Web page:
Rudolph the Red-Nosed Reindeer is one of my favorite Christmas movies. One of the most heartfelt scenes in the movie is when the Island of Misfit Toys is visited by Santa on Christmas Eve. Charlie in the Box, the squirt gun that shoots jelly, and the rest of the misfit toys joyfully jump into Santa’s sleigh to be distributed to awaiting girls and boys on Christmas morning.

Did you know that the original script did not show Santa going back to the Island of Misfit Toys? There was a write-in campaign in 1964 because people wanted to see Santa pick up the Misfits from the island.

Why is this scene of Misfit Toys so touching?

Most of us can relate to being a “misfit” from time to time. We can sometimes feel like we have square wheels, sometimes we wonder “who wants to play with a Charlie in the Box?” We know the sting of rejection, and when we feel it often enough, or deeply enough, we can long for life on the island, where nobody gets voted off! We withdraw, and it feels safe, it feels less painful. We may even enjoy a long period of “peace” before we realize that we have only substituted the pain of rejection for the pain of isolation.

So what choice do we have? 1 Corinthians 12:14-15 & 18 states “Now the body is not made up of one part but of many. If the foot should say ‘Because I am not a hand, I do not belong to the body,’ it would not for that reason cease to be part of the body. But in fact God has arranged the parts in the body, every one of them, just as he wanted them to be.”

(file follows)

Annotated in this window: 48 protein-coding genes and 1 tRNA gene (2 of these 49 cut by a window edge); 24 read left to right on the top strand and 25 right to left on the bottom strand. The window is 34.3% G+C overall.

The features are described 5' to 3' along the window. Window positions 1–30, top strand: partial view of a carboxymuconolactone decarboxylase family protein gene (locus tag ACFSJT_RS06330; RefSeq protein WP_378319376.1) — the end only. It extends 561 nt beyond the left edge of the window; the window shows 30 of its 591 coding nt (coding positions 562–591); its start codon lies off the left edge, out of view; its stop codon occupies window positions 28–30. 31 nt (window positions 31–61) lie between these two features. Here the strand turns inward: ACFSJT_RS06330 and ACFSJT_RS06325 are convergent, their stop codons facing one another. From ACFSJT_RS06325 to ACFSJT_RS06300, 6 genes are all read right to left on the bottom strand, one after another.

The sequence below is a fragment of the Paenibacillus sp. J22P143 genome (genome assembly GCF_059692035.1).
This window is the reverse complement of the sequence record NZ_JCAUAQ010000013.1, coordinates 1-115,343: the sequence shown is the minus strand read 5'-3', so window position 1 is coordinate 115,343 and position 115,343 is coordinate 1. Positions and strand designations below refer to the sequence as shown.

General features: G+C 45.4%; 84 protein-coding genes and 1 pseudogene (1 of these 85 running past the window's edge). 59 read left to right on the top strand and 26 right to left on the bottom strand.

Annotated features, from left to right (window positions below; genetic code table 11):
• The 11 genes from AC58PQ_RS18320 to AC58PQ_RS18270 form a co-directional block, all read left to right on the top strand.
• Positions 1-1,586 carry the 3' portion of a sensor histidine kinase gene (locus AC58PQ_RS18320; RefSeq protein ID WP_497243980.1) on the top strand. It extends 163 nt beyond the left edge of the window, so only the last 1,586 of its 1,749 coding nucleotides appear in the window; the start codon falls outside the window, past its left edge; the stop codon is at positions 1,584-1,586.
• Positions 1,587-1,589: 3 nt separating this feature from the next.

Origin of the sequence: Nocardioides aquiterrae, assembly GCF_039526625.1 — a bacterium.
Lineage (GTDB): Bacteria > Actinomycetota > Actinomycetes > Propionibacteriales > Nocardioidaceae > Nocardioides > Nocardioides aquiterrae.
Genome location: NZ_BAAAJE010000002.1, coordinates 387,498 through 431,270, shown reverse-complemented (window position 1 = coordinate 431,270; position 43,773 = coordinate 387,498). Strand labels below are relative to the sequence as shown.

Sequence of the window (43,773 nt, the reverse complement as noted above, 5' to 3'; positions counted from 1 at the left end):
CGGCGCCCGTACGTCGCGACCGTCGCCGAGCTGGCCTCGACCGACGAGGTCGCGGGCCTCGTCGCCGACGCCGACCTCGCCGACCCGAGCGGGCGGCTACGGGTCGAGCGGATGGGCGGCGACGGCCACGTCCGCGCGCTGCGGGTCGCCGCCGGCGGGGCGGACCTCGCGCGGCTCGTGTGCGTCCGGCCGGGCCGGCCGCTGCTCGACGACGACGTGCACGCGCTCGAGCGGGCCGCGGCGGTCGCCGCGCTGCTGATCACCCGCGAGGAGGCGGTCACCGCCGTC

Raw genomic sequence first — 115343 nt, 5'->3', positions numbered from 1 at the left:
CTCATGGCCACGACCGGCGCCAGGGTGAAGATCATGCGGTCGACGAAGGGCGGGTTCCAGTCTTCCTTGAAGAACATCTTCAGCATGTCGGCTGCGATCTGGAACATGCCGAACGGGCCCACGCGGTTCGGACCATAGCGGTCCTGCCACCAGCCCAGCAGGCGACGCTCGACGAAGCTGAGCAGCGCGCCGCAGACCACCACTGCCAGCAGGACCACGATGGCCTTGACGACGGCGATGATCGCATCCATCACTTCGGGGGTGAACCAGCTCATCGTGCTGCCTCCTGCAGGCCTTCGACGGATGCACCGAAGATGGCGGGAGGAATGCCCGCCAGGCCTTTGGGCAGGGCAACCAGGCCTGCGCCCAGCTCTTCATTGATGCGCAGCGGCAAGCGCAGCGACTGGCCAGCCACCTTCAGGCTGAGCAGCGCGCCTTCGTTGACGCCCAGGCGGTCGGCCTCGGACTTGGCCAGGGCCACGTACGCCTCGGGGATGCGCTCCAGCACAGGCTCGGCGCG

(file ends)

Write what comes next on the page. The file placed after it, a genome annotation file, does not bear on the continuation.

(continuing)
That’s the New International Version. If there were the Island of Misfit Toys Version it might read something like this, “Because I have square wheels, I do not belong. Because I have the wrong name, I do not belong. Because I squirt jelly, I do not belong.”

Just like the Misfits, we can opt ourselves out of deep and meaningful relationships. We accept rejection instead of inviting intimacy in our marriages, but we don’t have to. I sometimes wonder why the Misfit Toys so readily jumped into the sleigh. Didn’t they know that rejection could be waiting for them at Bobby or Suzy’s home? Or, had they had enough of the pain of isolation that the pendulum naturally swung over to the other side?

I believe that there is a another option that is much healthier and happier. It is possible that the Toys realized the purpose for which they were created? They were willing to risk rejection, without guarantee of success. They opted in, with the conviction to live within the purpose of their creator. They are TOYS, designed to bring joy — and they belong!

This Christmas I am calling on the “misfit” in each of us to step out of hiding, jump into the sleigh, and live in agreement with our Creator. He has called us to belong, to offer our square wheels and odd names to others – especially our spouses. They may reject us, and probably will from time to time, but let’s opt in anyway.

Misfits, jump into the sleigh! Ho, ho, ho!